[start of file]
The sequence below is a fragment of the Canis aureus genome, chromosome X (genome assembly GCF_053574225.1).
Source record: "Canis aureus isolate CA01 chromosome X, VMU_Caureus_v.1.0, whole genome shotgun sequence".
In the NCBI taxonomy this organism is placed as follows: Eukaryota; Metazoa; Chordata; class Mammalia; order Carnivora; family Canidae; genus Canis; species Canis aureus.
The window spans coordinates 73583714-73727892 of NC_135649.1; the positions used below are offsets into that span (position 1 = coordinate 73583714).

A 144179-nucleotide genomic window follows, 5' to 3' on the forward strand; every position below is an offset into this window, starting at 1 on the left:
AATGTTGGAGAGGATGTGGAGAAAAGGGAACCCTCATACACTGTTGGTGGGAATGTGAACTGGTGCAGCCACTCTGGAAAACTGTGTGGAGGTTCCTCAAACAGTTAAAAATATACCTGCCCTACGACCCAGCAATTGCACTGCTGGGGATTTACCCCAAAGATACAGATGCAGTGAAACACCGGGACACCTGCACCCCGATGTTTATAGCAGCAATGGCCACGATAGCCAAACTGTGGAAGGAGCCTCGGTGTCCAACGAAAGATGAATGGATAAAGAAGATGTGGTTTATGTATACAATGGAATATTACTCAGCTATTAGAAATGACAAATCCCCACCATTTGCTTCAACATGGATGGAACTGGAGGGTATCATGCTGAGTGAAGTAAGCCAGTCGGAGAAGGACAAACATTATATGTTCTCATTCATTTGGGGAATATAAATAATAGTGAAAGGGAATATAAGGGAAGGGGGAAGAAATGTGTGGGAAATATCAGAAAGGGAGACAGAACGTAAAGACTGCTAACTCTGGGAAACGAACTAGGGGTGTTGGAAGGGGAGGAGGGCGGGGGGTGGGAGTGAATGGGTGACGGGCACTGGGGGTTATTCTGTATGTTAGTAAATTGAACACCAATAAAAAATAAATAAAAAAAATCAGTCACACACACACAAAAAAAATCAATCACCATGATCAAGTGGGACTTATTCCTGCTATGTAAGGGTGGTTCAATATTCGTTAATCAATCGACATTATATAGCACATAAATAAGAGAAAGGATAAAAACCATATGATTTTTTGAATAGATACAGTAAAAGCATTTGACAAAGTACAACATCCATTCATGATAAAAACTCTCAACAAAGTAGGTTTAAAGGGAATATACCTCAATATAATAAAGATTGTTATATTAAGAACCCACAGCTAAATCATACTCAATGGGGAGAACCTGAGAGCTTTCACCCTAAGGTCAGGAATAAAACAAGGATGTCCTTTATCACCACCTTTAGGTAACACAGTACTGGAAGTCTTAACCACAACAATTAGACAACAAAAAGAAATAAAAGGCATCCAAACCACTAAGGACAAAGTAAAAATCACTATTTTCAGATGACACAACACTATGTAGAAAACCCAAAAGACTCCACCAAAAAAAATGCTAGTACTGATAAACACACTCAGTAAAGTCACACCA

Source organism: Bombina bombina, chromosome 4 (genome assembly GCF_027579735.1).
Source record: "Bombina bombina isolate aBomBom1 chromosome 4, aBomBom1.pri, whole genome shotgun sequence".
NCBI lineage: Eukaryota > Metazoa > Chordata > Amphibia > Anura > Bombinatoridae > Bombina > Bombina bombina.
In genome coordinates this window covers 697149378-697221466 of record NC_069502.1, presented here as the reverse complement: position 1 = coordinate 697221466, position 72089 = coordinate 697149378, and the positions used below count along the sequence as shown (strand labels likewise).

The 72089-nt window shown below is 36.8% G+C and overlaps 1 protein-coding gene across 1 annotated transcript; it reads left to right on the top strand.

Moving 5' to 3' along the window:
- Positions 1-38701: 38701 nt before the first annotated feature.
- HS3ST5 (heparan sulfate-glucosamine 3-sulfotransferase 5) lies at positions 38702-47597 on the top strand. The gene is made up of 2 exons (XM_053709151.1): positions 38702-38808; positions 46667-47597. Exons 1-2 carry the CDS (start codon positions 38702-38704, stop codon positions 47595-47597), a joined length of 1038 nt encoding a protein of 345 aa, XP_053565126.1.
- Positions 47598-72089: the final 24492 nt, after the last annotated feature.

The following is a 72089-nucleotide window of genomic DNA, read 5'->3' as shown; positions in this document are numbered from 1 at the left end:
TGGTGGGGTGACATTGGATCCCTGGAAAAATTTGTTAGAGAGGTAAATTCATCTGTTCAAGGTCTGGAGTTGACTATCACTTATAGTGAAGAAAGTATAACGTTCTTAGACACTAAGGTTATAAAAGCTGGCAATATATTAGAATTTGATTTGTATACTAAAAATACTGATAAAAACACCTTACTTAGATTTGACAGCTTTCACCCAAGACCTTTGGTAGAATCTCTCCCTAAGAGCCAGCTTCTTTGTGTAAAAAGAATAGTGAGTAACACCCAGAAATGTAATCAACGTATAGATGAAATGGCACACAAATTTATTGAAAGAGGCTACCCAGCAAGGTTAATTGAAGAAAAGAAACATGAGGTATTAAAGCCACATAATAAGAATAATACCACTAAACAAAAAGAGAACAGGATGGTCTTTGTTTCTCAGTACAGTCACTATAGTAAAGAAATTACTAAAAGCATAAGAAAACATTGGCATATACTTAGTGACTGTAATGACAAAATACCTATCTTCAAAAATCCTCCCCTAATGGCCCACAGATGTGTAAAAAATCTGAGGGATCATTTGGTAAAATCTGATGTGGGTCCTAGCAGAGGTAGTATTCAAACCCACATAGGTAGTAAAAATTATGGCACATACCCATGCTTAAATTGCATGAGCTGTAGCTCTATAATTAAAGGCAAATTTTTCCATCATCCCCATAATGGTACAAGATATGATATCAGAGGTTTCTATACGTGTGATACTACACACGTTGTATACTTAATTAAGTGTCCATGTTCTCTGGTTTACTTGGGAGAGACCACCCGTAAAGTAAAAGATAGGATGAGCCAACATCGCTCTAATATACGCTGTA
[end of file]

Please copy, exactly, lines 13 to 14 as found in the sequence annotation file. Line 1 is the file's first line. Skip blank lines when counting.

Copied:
- Positions 1-38701: 38701 nt before the first annotated feature.
- HS3ST5 (heparan sulfate-glucosamine 3-sulfotransferase 5) lies at positions 38702-47597 on the top strand. The gene is made up of 2 exons (XM_053709151.1): positions 38702-38808; positions 46667-47597. Exons 1-2 carry the CDS (start codon positions 38702-38704, stop codon positions 47595-47597), a joined length of 1038 nt encoding a protein of 345 aa, XP_053565126.1.